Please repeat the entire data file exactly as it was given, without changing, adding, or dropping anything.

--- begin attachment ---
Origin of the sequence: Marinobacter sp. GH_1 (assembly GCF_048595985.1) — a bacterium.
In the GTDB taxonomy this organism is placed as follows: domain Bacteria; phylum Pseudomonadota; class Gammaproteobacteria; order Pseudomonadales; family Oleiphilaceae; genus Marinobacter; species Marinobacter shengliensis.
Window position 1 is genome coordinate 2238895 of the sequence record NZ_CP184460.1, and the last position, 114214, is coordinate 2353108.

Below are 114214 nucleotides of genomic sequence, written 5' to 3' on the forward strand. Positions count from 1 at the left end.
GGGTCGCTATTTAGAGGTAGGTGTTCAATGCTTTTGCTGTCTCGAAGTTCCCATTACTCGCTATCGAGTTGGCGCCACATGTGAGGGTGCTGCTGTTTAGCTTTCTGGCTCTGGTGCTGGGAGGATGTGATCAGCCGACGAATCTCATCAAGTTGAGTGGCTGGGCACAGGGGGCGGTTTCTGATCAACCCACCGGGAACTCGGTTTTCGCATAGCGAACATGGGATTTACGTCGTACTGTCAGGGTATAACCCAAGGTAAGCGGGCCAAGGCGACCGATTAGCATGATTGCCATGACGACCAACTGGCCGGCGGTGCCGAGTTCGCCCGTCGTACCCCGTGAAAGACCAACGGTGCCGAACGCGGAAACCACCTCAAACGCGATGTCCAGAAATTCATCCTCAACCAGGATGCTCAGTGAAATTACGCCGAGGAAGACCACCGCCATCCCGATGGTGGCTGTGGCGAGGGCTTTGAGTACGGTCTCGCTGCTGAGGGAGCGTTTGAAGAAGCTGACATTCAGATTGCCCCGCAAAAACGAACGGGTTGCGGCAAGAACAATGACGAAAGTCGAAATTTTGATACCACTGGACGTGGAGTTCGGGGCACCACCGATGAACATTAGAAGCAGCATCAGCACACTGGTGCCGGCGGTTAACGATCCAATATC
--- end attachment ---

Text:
Origin of the sequence: Marinobacter sp. GH_1 (assembly GCF_048595985.1) — a bacterium.
In the GTDB taxonomy this organism is placed as follows: domain Bacteria; phylum Pseudomonadota; class Gammaproteobacteria; order Pseudomonadales; family Oleiphilaceae; genus Marinobacter; species Marinobacter shengliensis.
Window position 1 is genome coordinate 2238895 of the sequence record NZ_CP184460.1, and the last position, 114214, is coordinate 2353108.

Below are 114214 nucleotides of genomic sequence, written 5' to 3' on the forward strand. Positions count from 1 at the left end.
GGGTCGCTATTTAGAGGTAGGTGTTCAATGCTTTTGCTGTCTCGAAGTTCCCATTACTCGCTATCGAGTTGGCGCCACATGTGAGGGTGCTGCTGTTTAGCTTTCTGGCTCTGGTGCTGGGAGGATGTGATCAGCCGACGAATCTCATCAAGTTGAGTGGCTGGGCACAGGGGGCGGTTTCTGATCAACCCACCGGGAACTCGGTTTTCGCATAGCGAACATGGGATTTACGTCGTACTGTCAGGGTATAACCCAAGGTAAGCGGGCCAAGGCGACCGATTAGCATGATTGCCATGACGACCAACTGGCCGGCGGTGCCGAGTTCGCCCGTCGTACCCCGTGAAAGACCAACGGTGCCGAACGCGGAAACCACCTCAAACGCGATGTCCAGAAATTCATCCTCAACCAGGATGCTCAGTGAAATTACGCCGAGGAAGACCACCGCCATCCCGATGGTGGCTGTGGCGAGGGCTTTGAGTACGGTCTCGCTGCTGAGGGAGCGTTTGAAGAAGCTGACATTCAGATTGCCCCGCAAAAACGAACGGGTTGCGGCAAGAACAATGACGAAAGTCGAAATTTTGATACCACTGGACGTGGAGTTCGGGGCACCACCGATGAACATTAGAAGCAGCATCAGCACACTGGTGCCGGCGGTTAACGATCCAATATC